Even as Hillary Clinton appears poised to win easily against a highly erratic candidate with a campaign in meltdown, a sobering reality awaits Democrats on Nov. 9. It seems likely that they will eke out at most a narrow majority in the Senate, but will fail to pick up the 30 seats they need to reclaim the House. If they do manage to win a Senate majority, it will be exceedingly difficult to hold it past 2018, when 25 of the party's seats must be defended, compared with eight Republican ones.
The Republican Party may seem in historic disarray, but it will most likely be able to continue to stymie the Democrats' legislative agenda, perpetuating Washington's gridlock for years to come.
Liberals have a simple explanation for this state of affairs: Republican-led gerrymandering, which has put Democrats at a disadvantage in the House and in many state legislatures. But this overlooks an even bigger problem for their party. More than ever, Democrats are sorting themselves into geographic clusters where many of their votes have been rendered all but superfluous, especially in elections for the Senate, House and state government.
This has long been a problem for the party, but it has grown worse in recent years. The clustering has economic and demographic roots, but also a basic cultural element: Democrats just don't want to live where they'd need to live to turn more of the map blue.
Americans' tendency toward political self-segregation has been underway for a while now — it's been eight years since Bill Bishop identified the dynamic in "The Big Sort." This helps explain why red-blue maps of so many states consist of dark-blue islands in the cities surrounded by red exurbs and rural areas, a distribution that is also driven by urban concentrations of racial minorities and by the decades-long shift in allegiance from Democratic to Republican among working-class white voters.
That hyper-concentration of Democratic votes has long hurt the party in the House and state legislatures. In Ohio, for instance, Republicans won 75 percent of the United States House seats in 2012 despite winning only 51 percent of the total votes for the House. That imbalance can be explained partly by Republican gerrymandering. But even if district lines were drawn in rational, nonpartisan ways, a disproportionate share of Democratic votes would still be clustered in urban districts, giving Republicans a larger share of seats than their share of the overall vote. Winning back control of state legislatures in Pennsylvania and Michigan could help Democrats in redistricting in 2020. But it would help more if their voters were not so concentrated in Philadelphia and Pittsburgh, Detroit and Ann Arbor.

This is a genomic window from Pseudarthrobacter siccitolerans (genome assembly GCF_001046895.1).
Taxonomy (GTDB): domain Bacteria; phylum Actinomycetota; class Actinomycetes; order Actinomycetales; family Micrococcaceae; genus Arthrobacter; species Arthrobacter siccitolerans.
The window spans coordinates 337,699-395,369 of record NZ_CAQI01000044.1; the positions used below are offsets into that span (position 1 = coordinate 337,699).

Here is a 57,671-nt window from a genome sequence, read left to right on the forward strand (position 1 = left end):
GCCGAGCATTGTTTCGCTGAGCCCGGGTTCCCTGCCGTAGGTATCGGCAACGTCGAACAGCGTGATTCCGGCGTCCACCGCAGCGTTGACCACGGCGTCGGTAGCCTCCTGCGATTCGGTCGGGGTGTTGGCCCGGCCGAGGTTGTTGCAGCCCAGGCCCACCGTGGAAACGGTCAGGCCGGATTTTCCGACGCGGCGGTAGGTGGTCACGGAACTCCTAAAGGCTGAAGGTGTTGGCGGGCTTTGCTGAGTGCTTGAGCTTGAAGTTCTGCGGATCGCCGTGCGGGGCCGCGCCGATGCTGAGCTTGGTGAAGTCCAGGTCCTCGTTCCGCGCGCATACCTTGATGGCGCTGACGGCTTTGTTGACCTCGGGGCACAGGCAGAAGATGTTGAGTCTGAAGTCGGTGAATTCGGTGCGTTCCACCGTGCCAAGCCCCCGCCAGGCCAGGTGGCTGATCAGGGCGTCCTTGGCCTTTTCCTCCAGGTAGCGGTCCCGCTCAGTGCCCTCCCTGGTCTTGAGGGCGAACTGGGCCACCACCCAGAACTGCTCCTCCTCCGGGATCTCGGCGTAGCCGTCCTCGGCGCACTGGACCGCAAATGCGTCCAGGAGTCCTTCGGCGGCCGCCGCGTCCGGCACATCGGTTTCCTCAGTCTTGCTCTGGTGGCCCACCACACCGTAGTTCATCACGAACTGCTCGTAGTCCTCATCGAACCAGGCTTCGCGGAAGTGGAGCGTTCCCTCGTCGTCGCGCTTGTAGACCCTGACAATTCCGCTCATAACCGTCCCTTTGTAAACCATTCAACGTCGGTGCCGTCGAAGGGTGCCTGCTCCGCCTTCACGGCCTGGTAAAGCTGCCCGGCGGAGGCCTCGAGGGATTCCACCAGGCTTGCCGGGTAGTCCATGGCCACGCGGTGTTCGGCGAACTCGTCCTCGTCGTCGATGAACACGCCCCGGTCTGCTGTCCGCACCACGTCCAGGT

"It would be awfully difficult to construct a map that wasn't leaning Republican," said the University of Michigan political scientist Jowei Chen. "Geography is just very unfortunate from the perspective of the Democrats."
More recently, a confluence of several trends has conspired to make the sorting disadvantageous for Democrats on an even broader scale — increasing the party's difficulties in House races while also affecting Senate elections and, potentially, future races for the presidency.
First, geographic mobility in the United States has become very class-dependent. Once upon a time, lower-income people were willing to pull up stakes and move to places with greater opportunity — think of the people who fled the Dust Bowl for California in the 1930s, or those who took the "Hillbilly Highway" out of Appalachia to work in Midwestern factories, or Southern blacks on the Great Migration. In recent decades, though, internal migration has slowed sharply, and the people who are most likely to move for better opportunities are the highly educated.
Second, higher levels of education are increasingly correlated with voting Democratic. This has been most starkly on display in the 2016 election, as polls suggest that Donald J. Trump may be the first Republican in 60 years to not win a majority of white voters with college degrees, even as he holds his own among white voters without degrees. But the trend of increasing Democratic identification among college graduates, and increasing Republican identification among non-graduates, was underway before Trump arrived on the scene. Today, Democrats hold a 12-point edge in party identification among those with a college degree or more. In 2004, the parties were even on that score.
Finally, in the United States the economic gap between the wealthiest cities and the rest of the country has grown considerably. The internet was supposed to allow wealth to spread out, since we could be connected anywhere — but the opposite has happened. Per capita income in the District of Columbia has gone from 29 percent above the United States average in 1980 to 68 percent in 2013; in the Bay Area, from 50 percent above to 88 percent; in New York City, from 80 percent above to 172 percent. Cities like New York, San Francisco, Seattle and Boston, exert a strong pull on mobile, highly educated, Democratic-leaning voters, while at the same time stirring resentment in the less prosperous areas those voters leave behind. And these economically dominant cities tend to be in deep-blue states.
How extreme is Democratic clustering? If you compare President Obama's 2012 performance with Al Gore's in 2000, you can see a huge increase in the Democratic percentage of the vote in the 68 largest metro areas. But it barely budged everywhere else. Some of that increase was caused by voters already in those cities flipping from Republican to Democratic. But it was also the gravitational effect.
This clustering of Democrats helps explain why Trump has been keeping it close in Ohio and Iowa, both states where some 72 percent of white residents over 24 lack college degrees, the highest share among the 13 most competitive states.